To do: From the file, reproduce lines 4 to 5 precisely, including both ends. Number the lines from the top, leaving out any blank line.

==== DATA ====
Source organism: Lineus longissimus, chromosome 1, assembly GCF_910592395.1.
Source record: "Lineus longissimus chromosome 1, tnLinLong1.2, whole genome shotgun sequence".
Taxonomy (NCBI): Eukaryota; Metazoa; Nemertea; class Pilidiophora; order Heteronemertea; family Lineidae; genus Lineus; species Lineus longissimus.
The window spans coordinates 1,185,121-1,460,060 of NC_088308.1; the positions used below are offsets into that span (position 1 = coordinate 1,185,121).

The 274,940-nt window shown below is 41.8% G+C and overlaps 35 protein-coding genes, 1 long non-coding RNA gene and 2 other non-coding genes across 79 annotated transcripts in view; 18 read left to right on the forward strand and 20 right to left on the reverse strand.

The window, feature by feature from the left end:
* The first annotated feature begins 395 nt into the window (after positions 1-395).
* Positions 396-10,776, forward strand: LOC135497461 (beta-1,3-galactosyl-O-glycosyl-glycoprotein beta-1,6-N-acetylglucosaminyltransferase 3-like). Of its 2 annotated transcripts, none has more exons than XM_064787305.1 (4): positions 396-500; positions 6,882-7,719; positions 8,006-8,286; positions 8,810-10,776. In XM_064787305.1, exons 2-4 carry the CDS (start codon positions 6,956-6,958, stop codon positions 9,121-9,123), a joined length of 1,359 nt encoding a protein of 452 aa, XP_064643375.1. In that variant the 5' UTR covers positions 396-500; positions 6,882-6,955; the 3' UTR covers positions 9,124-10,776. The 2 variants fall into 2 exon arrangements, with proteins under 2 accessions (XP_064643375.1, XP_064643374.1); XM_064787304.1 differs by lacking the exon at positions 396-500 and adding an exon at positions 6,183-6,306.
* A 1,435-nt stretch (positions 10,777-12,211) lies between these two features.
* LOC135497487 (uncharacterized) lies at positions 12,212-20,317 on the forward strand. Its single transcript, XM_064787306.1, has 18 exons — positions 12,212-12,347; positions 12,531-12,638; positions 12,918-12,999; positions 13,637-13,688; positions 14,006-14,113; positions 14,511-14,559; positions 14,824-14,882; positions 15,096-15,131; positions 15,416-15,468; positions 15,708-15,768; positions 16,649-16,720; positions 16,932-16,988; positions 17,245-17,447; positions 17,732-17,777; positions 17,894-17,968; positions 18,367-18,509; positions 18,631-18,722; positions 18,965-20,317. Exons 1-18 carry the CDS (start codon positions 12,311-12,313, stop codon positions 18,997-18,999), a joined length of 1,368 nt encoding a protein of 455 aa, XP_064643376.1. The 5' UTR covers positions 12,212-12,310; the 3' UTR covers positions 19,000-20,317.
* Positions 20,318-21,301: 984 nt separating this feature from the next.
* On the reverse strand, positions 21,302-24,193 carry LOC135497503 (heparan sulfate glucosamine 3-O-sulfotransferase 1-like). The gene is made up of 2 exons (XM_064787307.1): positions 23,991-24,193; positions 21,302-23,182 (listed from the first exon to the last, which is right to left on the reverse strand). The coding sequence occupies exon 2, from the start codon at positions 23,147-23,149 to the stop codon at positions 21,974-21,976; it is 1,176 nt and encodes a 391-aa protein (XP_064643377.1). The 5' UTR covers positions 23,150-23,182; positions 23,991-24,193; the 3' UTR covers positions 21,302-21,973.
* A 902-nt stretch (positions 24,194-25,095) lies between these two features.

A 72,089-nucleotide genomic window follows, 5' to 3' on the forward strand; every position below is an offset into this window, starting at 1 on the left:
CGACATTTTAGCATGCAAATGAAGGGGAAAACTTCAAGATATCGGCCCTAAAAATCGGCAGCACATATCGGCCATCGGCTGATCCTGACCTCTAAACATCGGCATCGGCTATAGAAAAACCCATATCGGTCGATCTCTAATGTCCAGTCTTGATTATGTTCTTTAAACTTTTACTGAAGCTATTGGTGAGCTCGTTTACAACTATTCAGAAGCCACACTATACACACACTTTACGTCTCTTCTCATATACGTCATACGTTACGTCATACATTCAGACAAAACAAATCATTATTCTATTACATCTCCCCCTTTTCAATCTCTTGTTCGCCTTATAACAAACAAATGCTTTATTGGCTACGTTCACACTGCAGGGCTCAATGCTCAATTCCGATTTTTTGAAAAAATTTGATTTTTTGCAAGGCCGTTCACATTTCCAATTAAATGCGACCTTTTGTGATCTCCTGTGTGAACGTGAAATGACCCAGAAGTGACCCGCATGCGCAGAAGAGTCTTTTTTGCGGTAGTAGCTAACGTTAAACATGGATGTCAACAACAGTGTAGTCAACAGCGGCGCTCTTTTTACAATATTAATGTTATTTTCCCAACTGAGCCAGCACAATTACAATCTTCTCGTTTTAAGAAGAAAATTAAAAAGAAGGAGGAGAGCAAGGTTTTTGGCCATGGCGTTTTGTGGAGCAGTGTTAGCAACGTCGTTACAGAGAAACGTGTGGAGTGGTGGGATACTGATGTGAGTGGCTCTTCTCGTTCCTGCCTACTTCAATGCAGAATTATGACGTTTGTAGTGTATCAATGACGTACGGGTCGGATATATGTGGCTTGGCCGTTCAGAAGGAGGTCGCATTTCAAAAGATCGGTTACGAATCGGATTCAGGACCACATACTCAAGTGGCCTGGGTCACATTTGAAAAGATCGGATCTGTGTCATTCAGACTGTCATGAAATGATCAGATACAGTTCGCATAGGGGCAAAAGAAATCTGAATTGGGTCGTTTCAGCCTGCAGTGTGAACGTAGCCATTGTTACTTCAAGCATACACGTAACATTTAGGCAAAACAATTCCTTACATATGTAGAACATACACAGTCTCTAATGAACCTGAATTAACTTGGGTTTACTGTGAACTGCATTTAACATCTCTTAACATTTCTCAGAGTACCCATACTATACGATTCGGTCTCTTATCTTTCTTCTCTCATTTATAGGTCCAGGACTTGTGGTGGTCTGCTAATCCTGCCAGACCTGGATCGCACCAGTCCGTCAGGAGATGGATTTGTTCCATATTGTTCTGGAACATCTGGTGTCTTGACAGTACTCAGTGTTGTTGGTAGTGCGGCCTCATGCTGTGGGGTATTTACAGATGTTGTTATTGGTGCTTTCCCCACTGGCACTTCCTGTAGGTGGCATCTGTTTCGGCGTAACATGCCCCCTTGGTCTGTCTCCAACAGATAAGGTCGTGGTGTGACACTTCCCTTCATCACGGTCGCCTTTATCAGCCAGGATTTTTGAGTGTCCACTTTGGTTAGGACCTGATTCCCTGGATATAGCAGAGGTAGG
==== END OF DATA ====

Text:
The window spans coordinates 1,185,121-1,460,060 of NC_088308.1; the positions used below are offsets into that span (position 1 = coordinate 1,185,121).

The 274,940-nt window shown below is 41.8% G+C and overlaps 35 protein-coding genes, 1 long non-coding RNA gene and 2 other non-coding genes across 79 annotated transcripts in view; 18 read left to right on the forward strand and 20 right to left on the reverse strand.